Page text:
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For the Love of Senior Dogs

By Maureen Kelly of Grey Muzzle, guest blogger

The many years that Julie Nowicki spent as a volunteer at Old Dog Haven, the Washington state based senior dog rescue, was well worth her time. She learned a lot and was able to launch Grey Muzzle, a non-profit that would succeed in aiding senior dog rescues on a national scale.

Julie Nowicki of Grey Muzzle with a senior dog named Maxie.

Grey Muzzle is not a shelter; it supports programs across the country in such arenas as hospice care, senior dog adoption, medical screening, and more. Distributed through grants, all funds are provided through fundraising efforts and the generosity of public donations. Just this past June, the end of their second fiscal year of operation, they reached the amazing milestone of $100,000 donated to assist in this noble cause. Many hard-working volunteers are part of this effort and the organization continues to expand.

Jane is an older dog who was helped by Grey Muzzle.

While we as dog lovers find it inconceivable that a member of the family would be abandoned, especially later in life, this unfortunately accounts for a large number of the canines helped through the various rescue groups supported by Grey Muzzle. The goal is to enable these organizations to have ample funding to provide loving, comfortable homes for the aged dogs who have been rendered homeless for any number of reasons.

Heartbreaking and Uplifting
Take the tale of Molly. Molly a senior Golden Retriever was found homeless, wandering the streets of Pennsylvania. She was taken to SPARRO (Southwest Pennsylvania Retriever Rescue) suffering from arthritis as well as a full body yeast infection. Due to the grant money received from Grey Muzzle, a long arduous road was traveled in bringing Molly back to health. She was adopted by a couple who graciously took her into their home, changed her name to Honey, and introduced her to their cat Archie, with whom she has become best friends. Recently diagnosed with geriatric vestibular disease, her new family vows to stay the course and offer Honey the love and care she so deserves.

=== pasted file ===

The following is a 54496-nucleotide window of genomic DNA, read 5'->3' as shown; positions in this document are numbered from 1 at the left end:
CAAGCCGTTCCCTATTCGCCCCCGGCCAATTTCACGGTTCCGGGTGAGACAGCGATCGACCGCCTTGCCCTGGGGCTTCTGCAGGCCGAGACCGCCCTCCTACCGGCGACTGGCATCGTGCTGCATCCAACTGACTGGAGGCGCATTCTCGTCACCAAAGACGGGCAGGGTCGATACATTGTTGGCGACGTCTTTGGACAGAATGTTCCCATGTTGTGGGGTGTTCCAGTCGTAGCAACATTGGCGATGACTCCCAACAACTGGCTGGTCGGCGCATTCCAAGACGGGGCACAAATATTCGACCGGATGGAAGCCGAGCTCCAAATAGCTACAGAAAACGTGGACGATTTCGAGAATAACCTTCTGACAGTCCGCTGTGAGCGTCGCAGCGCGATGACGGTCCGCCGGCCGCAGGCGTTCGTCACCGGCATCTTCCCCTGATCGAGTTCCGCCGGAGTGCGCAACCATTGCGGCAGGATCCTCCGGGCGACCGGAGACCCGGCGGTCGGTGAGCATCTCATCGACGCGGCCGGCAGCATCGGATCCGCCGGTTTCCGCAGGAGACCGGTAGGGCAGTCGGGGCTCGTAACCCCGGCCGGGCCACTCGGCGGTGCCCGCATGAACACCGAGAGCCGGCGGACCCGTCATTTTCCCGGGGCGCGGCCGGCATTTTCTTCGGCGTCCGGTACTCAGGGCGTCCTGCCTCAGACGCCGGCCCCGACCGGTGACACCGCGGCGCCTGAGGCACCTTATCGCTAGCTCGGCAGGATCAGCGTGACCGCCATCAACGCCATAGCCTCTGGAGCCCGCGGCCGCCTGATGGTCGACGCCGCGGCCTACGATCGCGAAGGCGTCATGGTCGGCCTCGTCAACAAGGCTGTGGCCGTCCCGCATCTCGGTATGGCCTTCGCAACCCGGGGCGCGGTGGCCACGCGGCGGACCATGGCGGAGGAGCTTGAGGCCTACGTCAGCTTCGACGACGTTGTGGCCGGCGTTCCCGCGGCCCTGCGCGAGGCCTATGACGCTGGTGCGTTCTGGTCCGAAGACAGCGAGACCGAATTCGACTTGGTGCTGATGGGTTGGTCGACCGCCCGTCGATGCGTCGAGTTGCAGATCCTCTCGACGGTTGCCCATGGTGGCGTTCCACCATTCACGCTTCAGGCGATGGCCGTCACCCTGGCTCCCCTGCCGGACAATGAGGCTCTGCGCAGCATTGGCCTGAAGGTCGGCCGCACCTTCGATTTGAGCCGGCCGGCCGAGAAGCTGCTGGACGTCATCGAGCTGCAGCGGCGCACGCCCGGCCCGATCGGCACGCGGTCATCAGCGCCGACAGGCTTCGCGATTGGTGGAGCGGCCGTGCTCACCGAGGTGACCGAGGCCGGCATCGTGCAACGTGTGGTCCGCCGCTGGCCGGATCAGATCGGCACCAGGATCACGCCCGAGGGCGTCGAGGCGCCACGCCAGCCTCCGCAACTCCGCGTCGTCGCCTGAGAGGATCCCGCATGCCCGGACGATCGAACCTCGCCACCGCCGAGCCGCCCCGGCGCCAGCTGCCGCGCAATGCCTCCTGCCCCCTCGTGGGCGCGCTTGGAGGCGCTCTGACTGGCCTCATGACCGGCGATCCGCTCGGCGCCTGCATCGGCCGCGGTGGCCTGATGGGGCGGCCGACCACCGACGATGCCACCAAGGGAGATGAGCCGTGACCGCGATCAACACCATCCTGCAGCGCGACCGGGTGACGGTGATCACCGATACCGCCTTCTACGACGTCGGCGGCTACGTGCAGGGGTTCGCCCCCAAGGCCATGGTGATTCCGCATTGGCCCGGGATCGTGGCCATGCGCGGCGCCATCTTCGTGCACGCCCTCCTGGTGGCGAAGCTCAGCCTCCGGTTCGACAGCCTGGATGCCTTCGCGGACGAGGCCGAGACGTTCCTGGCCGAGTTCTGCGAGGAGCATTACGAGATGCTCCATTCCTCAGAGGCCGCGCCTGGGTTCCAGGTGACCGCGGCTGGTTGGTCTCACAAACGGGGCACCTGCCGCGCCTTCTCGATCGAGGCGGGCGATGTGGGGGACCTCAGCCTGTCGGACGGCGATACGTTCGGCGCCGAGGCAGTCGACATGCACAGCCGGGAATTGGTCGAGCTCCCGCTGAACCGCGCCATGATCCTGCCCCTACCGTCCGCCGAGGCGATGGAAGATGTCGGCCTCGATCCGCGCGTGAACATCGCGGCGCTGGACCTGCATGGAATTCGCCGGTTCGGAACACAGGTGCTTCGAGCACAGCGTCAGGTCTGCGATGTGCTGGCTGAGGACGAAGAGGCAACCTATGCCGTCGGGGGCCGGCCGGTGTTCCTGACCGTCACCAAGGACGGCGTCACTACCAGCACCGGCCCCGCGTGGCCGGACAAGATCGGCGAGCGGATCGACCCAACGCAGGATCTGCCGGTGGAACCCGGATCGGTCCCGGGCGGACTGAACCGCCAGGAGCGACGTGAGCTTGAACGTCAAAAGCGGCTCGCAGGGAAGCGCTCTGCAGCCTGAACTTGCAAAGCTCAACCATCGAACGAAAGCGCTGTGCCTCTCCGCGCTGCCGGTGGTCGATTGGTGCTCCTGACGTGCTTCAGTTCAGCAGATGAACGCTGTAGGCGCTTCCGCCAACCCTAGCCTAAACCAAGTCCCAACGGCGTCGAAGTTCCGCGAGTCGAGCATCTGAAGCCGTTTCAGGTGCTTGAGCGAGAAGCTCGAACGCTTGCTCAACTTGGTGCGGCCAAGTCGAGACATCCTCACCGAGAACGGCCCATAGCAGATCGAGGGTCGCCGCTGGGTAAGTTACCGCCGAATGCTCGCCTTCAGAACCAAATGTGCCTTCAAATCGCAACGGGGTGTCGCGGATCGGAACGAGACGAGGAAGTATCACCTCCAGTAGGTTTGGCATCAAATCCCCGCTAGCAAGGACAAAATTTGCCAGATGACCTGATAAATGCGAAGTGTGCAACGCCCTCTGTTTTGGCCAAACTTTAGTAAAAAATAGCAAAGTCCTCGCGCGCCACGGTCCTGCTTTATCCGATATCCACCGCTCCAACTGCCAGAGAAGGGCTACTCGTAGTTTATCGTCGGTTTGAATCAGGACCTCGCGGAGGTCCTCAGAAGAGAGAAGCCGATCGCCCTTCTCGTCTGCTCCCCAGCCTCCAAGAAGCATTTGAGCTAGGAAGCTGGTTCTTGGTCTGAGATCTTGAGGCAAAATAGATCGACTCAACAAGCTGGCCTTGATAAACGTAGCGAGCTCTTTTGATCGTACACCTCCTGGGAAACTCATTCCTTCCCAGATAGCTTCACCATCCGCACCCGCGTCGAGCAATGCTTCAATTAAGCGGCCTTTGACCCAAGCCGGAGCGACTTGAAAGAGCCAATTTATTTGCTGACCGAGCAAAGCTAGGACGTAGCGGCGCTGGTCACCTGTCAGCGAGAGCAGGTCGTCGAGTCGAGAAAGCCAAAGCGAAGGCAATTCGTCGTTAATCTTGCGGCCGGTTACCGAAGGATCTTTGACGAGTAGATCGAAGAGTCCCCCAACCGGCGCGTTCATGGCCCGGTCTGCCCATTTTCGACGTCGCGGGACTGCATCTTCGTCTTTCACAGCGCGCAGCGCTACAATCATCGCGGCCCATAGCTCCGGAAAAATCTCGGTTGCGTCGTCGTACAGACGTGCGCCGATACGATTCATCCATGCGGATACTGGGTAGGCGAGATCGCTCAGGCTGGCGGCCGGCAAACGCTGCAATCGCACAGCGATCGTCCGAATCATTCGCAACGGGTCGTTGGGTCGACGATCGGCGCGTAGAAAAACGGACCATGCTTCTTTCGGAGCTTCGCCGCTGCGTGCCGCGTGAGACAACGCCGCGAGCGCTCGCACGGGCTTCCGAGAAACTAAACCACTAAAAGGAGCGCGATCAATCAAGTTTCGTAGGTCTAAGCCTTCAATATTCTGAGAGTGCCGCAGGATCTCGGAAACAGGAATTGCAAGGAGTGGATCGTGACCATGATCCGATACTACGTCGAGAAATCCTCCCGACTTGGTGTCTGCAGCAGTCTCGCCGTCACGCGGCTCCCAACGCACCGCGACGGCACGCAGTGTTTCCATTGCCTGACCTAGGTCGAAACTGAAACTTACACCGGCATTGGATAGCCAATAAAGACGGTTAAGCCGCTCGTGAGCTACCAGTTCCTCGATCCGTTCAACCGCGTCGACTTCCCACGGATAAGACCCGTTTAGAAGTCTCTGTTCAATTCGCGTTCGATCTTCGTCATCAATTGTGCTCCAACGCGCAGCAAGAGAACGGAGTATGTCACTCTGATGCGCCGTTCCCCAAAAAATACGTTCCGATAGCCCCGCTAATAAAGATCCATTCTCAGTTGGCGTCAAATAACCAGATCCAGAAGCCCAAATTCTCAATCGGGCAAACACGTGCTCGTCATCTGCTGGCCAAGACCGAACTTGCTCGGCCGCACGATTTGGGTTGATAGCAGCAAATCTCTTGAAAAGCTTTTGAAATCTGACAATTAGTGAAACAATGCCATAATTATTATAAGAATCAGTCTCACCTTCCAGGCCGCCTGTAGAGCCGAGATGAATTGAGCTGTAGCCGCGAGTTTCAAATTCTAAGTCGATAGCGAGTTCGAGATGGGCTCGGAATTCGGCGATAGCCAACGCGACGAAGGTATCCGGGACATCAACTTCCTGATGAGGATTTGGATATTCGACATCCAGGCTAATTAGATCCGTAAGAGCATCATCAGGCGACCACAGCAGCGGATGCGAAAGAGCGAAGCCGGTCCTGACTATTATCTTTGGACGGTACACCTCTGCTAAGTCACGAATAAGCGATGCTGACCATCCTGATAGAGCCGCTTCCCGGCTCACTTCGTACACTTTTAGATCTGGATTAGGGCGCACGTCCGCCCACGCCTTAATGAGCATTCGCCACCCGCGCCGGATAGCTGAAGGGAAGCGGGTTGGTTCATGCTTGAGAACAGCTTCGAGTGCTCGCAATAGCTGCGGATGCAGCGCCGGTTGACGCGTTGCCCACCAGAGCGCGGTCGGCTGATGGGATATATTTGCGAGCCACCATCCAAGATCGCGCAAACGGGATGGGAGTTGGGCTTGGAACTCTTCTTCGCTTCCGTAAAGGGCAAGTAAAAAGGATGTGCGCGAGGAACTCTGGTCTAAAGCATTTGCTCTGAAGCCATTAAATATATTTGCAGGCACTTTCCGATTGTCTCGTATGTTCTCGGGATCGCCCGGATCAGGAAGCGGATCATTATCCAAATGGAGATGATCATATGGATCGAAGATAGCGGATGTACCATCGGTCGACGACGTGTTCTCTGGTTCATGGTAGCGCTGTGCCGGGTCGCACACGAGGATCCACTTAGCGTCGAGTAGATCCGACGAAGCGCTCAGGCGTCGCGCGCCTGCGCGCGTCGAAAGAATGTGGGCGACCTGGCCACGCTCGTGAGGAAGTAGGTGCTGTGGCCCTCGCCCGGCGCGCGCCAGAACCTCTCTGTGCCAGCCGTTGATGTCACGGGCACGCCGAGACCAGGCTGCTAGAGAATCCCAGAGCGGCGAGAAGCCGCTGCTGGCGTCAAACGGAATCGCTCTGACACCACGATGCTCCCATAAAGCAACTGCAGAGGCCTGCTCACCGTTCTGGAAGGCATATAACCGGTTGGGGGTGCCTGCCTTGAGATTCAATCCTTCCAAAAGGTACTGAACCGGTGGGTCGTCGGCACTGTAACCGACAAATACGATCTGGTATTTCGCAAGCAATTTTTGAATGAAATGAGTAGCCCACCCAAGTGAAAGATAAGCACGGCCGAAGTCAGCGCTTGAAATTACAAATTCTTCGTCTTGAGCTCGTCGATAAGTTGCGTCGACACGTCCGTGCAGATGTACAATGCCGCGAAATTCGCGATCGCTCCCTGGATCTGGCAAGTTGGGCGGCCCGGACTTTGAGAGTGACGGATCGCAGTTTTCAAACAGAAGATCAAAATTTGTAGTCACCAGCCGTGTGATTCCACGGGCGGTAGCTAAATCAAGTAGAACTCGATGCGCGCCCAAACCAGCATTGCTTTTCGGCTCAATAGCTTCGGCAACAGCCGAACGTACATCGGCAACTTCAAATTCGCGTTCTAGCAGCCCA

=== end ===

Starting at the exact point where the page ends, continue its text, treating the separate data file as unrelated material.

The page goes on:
Another very special group of dog lovers helped out by Grey Muzzle can be found in San Francisco. With the amazing Sherri Franklin at the helm, countless older dogs have been placed in loving homes all over the Bay Area. A truly touching part of their program includes their Seniors-for-Seniors adoption program, pairing older folks with older dogs.

The number of lives that have been touched–both two and four-legged–are too many too mention. As Deborah Workman, Executive Director with the Sanctuary for Senior Dogs in Cleveland so beautifully states, “There’s nothing like an old dog. Nothing like the love of an old dog. You see gratitude in their eyes.”

For more information on Grey Muzzle Organization, the rescue groups to whom they provide funding, and how you can become involved, visit their website.

4 comments to For the Love of Senior Dogs

  • Thanks so much for introducing us to Maureen. Buster is the first dog that we’ve adopted and he was about 1 year old when we found him. The next time we adopt, I can see us looking for a dog with a little gray in his/her muzzle. We’re having a great time with Buster, but training a puppy is a lot of work! Starting out with a more mellow dog the next time might be pleasant.

  • Debi Bel

    I can attest to the valuable lessons and love that we get from “old dogs”. Within the past 9 days I said good bye to two of my beloved senior dogs-age 15 years and 11 years. There is no love like that of a dog adopted from a shelter-from the street as a stray-from a place in life where there was not enough food, warmth, love…And there is nothing to fill the place in our hearts when we have to say goodbye to these loving, loyal friends. When I have mended my heart from the loss of Jack and Little Girl, I will search to find those that need me the most and I will adopt again. For as long as I expect to live life to its fullest, I must include dogs.

  • Mary Helen

    I adopted Lena, a 9 year old border collie mix girl, 2 years ago. After raising another border collie for 15 years I was prepared for a slightly mellowed-out version of a border collie. I continue to be surprised by her bountiful energy and tireless loyalty. I forsee many more good years.

  • I love love love senior dogs. One of the groups I am associated with is Oldies but Goodies Cocker Spaniel rescue. It is so sad what people do when the dogs start to age, as we all will, and they decide “no more, not for me” and these angels come in to foster and rescue, give them new homes.

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